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Curious how some of you who race decide on your frame size and overall fit. Do you try to match your CX bike perfectly to your road - saddle set back, saddle to bars, bar drop, etc., or do you do something different to account for the varied terrain that you'll be riding on - shorter stem to get your weight further back for descents, for example.

My current road frame is a 59.5 effective top tube. The bike I'm considering is an almost exact match at the XL size (ST angle, HT angle, eff. top tube) but I'm wondering if I should go for the L size (58 top tube, different ST angle) for the weight reduction and ability to set it up a little more aggressively. I will be racing it this fall, but also plan on using it with some clip-on fenders as a bad weather bike.

My gut says I'm over thinking this and should just match the CX bike to my road as closely as I can since that's what I'll be used to, but it would be nice to hear from those with some experience.

Thanks.
 

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it depends on your road bike fit. CX fitting is usually more upright, for better control over complex terrain when dealing with cx.

getting the seat and pedal position IMO should be similar to your road bike fit.

the reach to the bars should be modified so that you're taller. Not upright like a mountain biker, but somewhere in between leaning more towards a road position
 

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Basically you want roughly the same ETT, but with consessions for standover height. For example I ride a 56 specialized crux, but I'ld have to ride a 54 ridley x-night/x-fire/x-ride/x-bow because of the difference in BB and standover height.

The general recomendations are saddle a little lower, bars up and back a little compared to your road fit. But as with any fit advice, that may not work for you.
 

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I'd try for a higher head tube, unless your current road bike happens to be a more upright model. A slacker HT angle would also help. (And if you happen to find a X that is both, could be nice). I would not try to get my weight back with a shorter stem.

A good example is the Cannondale CAADX geometry. (And I think I'm buying one soon! Just found a great bike yesterday. !!!!).
 

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Pretty much what has been said. I also like my cross seat height to be just a tiny bit lower than my roadie and not as stretched out.
 

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for me i went same size as road frame, try to get close to road position, but as the season moves forward and i spend more and more time on the cx bike my position gets tweaked. I'm probably the opposite but i usually lower my seat after i start racing.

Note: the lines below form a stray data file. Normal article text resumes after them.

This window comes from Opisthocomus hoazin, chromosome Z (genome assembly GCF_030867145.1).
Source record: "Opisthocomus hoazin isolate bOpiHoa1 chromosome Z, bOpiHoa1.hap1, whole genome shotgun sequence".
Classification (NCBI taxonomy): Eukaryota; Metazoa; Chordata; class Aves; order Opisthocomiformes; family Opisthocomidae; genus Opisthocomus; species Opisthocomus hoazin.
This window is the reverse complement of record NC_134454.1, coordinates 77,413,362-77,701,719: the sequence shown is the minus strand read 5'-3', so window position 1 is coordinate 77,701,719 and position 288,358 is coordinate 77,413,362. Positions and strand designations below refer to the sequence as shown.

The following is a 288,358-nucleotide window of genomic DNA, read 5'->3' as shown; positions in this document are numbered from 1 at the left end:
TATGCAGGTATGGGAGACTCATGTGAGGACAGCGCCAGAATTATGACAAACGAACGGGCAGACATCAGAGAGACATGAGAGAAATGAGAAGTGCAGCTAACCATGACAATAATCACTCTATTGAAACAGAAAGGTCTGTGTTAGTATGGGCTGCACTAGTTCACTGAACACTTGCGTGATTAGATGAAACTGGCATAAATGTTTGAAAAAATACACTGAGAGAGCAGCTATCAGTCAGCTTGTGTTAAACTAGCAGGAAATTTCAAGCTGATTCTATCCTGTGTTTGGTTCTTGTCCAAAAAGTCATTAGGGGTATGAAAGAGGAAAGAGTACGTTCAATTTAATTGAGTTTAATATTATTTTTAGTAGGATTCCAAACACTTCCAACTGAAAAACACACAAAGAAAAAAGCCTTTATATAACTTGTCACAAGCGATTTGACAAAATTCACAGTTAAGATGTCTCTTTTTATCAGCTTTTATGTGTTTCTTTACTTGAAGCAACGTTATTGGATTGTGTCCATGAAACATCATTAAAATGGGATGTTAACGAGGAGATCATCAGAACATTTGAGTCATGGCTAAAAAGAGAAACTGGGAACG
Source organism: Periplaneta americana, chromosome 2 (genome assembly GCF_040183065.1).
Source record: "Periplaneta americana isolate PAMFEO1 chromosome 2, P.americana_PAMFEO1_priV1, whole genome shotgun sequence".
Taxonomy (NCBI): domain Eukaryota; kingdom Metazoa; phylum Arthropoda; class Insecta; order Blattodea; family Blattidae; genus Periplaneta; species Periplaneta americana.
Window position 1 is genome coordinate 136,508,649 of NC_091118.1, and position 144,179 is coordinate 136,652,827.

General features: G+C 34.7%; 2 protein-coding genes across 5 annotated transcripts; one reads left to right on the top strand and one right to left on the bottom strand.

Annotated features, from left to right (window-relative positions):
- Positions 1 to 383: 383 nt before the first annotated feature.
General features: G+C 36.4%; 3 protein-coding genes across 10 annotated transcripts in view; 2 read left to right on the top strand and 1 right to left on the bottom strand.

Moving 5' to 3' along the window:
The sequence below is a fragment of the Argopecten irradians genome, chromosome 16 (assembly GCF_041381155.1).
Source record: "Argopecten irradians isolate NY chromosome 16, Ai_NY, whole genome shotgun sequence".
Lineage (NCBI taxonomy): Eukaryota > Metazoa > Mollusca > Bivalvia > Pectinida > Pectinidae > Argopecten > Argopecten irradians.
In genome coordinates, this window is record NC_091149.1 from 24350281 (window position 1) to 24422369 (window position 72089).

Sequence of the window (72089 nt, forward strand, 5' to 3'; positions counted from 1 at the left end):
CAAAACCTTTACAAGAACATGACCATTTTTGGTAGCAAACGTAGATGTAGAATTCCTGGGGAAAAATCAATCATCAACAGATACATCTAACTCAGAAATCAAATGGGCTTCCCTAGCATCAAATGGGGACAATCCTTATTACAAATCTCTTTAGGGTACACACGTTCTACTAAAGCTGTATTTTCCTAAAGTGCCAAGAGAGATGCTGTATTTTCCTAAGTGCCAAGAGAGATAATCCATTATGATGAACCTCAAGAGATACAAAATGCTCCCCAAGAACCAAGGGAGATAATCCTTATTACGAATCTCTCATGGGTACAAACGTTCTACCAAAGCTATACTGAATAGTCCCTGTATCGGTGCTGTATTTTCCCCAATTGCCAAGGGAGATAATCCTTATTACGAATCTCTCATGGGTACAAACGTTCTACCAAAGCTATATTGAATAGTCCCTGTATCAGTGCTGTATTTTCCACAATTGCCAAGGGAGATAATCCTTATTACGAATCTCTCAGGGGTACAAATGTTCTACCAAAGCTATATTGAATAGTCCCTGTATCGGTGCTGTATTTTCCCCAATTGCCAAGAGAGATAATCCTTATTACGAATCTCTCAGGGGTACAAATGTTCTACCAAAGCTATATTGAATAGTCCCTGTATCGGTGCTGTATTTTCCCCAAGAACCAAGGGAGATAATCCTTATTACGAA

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Last year at the start of cross I started a gradual change of position on my cross bike, getting rid of the zero setback post and lower and moving back my saddle. Over the winter I got a fit on my road bike which I'm incredibly happy with. This year I think I'm going to take my road fit of the saddle and pedals and duplicate it on my cross bike, then set up the bars, for what I found to be most beneficial, a proper weight distribution. I've found when I find that balance I'm much faster in the corners, descents and technical sections. This usually entails a slightly higher and shorter reach.
 

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You're taking a risk asking for advice on a forum. Of course conventional wisdom evolves, even with experts, but why not ask a fitter?
This particular phrenologist can't keep his story straight.

"If the fit were completely up to me, everyone would have the exact same fit that they have on their road bike (provided the fit is ideal). [...] I actually run wider bars on my cyclocross bike, and I like them."
 

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This particular phrenologist can't keep his story straight.
She's saying ideally a cross fit shouldn't be any different than a road fit, but it doesn't hurt to try different things (wider bars, lower seat). I can understand that point of view, especially coming from a physical therapist. It's important to remember this is geared to racers, and those events last only an hour. Something that may cause discomfort on a long ride will be barely noticed during a cross race.
 
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